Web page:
While the German radar stations north of the Seine were 'allowed' to continue working to report the faked convoys, the interference in Normandy was of such magnitude that "The invasion fleet was not detected until the ships destined for Utah had reached their 'transport section' [for transfer to small landing craft] 12 miles from the coast of the Cotentin Peninsula at 2:00 a.m., and then not by radar but by directly perceptible noise!"

As a result, Rundstedt's headquarters was inundated with reports, but the deceptive maneuvers between Le Havre and Rouen had not yet been uncovered. "At 4:00, while the situation was still obscure, Blumentritt telephoned Jodl in Berchtesgaden to request Hitler's permission to call up the 12th SS Panzer Division and the Panzer Lehr Division for action against the Normandy landings. Jodl replied that the Führer did not want to commit the operational reserve hastily." The 7th Army also reported to Rommel in the morning situation at 6:45 a.m.: "It is possible that these are diversionary attacks."

The catastrophic information situation meant that hardly any coordinated action was possible on the ground until midday on June 6, and defensive successes were also more likely to happen by chance.

The Allied force was opposed by a relatively small German air force. Early in the morning of the landing, it was two German fighter planes, flown by Lieutenant Colonel Josef Priller and Sergeant Heinz Wodarczyk, that attacked the Allied landing forces on the beach with on-board weapons. Around 10:00 a.m., twelve Fw 190s of I.

"Hitler's order of 4:00 forbidding the use of the strategic panzer reserve was in force for nearly 12 hours. and it was not until 4:00 that the 7th Army. learned that had been placed under their command. By that time it was too late for any of these divisions to intervene in the battle at Caen. The delays caused by the weather were offset by the indecision of the German high command, and when X day ended, still had the initiative."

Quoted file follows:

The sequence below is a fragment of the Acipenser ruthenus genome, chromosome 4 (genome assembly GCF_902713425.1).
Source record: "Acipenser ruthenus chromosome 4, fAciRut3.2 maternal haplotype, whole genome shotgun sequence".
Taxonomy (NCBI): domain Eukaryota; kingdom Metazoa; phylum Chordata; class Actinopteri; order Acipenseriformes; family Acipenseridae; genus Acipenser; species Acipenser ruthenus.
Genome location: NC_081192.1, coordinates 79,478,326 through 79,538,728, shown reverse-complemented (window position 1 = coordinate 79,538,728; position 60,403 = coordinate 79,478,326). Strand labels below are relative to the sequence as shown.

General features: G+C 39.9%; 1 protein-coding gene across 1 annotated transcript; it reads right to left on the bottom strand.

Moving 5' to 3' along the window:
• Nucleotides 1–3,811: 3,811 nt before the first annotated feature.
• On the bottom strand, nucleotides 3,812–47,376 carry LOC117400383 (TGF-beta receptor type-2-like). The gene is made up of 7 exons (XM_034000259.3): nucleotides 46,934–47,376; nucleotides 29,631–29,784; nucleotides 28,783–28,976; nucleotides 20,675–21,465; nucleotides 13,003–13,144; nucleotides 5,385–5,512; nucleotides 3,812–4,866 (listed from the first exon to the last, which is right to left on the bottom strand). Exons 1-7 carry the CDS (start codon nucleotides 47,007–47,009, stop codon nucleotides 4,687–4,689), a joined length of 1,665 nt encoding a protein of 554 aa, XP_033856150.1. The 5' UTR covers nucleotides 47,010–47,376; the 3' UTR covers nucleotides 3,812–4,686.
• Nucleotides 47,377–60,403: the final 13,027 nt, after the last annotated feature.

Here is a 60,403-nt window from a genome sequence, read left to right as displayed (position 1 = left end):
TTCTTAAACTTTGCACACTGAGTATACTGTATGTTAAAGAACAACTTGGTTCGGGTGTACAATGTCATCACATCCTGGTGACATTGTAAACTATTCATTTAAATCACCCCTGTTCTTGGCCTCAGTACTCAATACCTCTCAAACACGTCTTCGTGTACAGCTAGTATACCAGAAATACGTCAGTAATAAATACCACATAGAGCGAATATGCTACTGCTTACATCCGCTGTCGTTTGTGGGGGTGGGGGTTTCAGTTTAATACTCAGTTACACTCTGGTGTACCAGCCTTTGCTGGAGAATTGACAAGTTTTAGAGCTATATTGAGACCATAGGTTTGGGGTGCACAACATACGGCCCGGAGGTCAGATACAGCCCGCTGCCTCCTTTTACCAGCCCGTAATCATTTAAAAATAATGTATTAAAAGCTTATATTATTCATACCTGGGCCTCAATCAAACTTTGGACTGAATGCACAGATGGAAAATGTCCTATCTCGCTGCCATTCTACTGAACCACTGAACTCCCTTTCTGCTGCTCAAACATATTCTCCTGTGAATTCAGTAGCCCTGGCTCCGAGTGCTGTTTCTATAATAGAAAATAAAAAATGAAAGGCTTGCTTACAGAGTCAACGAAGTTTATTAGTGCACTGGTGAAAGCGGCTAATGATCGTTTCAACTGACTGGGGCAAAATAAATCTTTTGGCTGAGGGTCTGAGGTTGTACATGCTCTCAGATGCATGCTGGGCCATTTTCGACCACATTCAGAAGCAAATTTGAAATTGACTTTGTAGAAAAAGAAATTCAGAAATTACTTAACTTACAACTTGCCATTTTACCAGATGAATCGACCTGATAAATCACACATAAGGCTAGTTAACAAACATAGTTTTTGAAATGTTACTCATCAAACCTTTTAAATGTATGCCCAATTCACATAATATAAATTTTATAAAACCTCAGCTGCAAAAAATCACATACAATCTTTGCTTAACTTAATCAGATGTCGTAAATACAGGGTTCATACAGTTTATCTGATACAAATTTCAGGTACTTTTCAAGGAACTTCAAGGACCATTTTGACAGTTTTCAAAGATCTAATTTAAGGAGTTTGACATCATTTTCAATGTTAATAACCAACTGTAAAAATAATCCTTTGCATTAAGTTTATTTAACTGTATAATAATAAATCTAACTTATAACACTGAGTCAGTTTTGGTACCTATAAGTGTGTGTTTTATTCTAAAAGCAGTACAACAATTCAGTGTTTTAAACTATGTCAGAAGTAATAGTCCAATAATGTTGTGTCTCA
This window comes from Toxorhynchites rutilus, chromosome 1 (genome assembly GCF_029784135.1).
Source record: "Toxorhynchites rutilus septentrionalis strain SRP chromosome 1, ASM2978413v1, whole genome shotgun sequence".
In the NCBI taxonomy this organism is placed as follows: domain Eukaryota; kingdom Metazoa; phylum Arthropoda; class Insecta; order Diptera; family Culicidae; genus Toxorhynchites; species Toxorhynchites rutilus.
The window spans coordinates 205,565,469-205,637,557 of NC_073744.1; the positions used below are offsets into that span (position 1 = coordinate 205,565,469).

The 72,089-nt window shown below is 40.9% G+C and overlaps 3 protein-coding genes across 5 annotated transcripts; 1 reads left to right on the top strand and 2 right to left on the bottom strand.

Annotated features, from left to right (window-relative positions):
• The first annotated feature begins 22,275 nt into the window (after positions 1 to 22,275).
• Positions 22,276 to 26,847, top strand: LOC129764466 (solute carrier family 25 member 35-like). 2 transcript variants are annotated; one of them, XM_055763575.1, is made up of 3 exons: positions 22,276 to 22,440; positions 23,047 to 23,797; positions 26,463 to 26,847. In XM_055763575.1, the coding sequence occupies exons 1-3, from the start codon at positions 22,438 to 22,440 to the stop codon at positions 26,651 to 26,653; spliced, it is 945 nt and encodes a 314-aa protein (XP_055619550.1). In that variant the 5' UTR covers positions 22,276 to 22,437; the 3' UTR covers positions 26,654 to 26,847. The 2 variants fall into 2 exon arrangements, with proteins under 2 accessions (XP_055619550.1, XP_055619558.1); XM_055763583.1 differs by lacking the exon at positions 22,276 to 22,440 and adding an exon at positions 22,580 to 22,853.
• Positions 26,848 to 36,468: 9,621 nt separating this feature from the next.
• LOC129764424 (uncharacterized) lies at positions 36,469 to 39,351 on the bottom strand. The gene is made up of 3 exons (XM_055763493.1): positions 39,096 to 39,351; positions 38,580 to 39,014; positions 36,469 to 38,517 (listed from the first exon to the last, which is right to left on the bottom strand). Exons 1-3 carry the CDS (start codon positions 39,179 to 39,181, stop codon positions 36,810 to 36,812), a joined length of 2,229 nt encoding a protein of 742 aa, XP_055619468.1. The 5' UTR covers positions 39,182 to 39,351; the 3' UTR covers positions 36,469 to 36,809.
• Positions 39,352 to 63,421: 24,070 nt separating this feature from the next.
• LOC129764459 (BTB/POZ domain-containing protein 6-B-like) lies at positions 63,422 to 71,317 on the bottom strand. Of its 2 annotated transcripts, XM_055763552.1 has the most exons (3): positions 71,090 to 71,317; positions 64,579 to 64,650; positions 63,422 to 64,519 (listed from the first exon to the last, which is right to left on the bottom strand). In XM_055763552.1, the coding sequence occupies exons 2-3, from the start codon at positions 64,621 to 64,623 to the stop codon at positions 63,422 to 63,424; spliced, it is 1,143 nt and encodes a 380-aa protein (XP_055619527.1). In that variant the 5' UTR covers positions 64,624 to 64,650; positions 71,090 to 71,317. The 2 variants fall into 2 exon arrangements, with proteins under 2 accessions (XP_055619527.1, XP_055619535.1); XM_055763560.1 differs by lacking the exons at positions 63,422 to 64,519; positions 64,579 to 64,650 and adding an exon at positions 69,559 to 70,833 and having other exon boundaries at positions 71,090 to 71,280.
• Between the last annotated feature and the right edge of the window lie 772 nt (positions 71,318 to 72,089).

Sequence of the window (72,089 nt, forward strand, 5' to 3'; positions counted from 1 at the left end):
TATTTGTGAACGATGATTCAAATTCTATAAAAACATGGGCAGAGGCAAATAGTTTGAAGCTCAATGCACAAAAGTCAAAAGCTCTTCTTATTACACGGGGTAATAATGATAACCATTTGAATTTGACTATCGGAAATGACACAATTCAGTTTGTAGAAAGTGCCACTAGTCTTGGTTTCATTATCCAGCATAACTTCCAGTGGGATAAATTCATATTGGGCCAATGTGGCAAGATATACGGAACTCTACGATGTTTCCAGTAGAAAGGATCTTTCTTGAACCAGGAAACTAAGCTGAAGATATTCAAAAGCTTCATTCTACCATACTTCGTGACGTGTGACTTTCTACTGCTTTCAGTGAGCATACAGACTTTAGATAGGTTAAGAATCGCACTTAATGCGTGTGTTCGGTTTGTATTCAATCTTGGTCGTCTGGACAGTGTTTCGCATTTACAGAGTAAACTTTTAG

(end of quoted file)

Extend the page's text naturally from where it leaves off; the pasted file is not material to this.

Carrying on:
On the evening of June 6, it was "the only time Hitler, v. Rundstedt, and Rommel agreed: this attack was a diversionary maneuver to tie up the German reserves west of the Seine and then proceed to a main attack at the Pas de Calais." Thus, with few exceptions, only the forces on the ground were used to repel the invasion for the time being.

When the first reports of the invasion reached Germany, the official reaction of the population was relief, even joy. It was felt that the enemy, now within reach, could finally be decisively defeated. Others, however, (e.g., on the Eastern Front, where a total collapse of Army Group Center took place in the summer of 1944) were underhandedly of the opinion that the war, lost anyway after the catastrophe of Stalingrad, would now (a year and a half later) soon come to an end. In any case, in the days following the Allied invasion of Normandy, confidence in the Atlantic Wall, which had been touted as insurmountable by Nazi propaganda since 1942, suddenly disappeared among the entire population. It was the same with other "ramparts", e.g. the Westwall, later on.

In their amphibious landings in the Mediterranean, the Allies had recognized that a well-designed organization was needed on the beaches to coordinate the movement of ships and vehicles and to store or utilize supplies. Therefore, they appointed beach masters, with one Beach Naval Officer-in-Charge (NOIC) per landing section (Omaha, Utah Beach, etc.) to organize supplies. Thus, the Allies even provided baker's and barber's stands and other facilities on the beaches. Admiral Ramsay later said:

To coordinate the arrival and return of supply and convoy trains, two floating command posts were established in each area, named Captain Southbound Sailings and Captain Northbound Sailings. Omaha Beach served as a port facility after D-Day, while the fastest possible construction of the two Mulberrys began just three days after the landings, first Mulberry B at Arromanches and shortly thereafter Mulberry A on Omaha Beach at Vierville

In order to establish a secure bridgehead, the nearest towns had to be captured and an amalgamation of the landing forces had to take place. At the same time, the beaches had to be protected so that the supply transports could be brought ashore safely. For these reasons, patrols and entire combat units were sent into the hinterland to advance and capture the towns, but the Germans tried to prevent this. As a result, heavy fighting broke out behind the beaches. Thus, from June 7 to 8, the 12th SS Panzer Division "Hitler Youth" tried to push the Canadian units back to the beach, but did not succeed.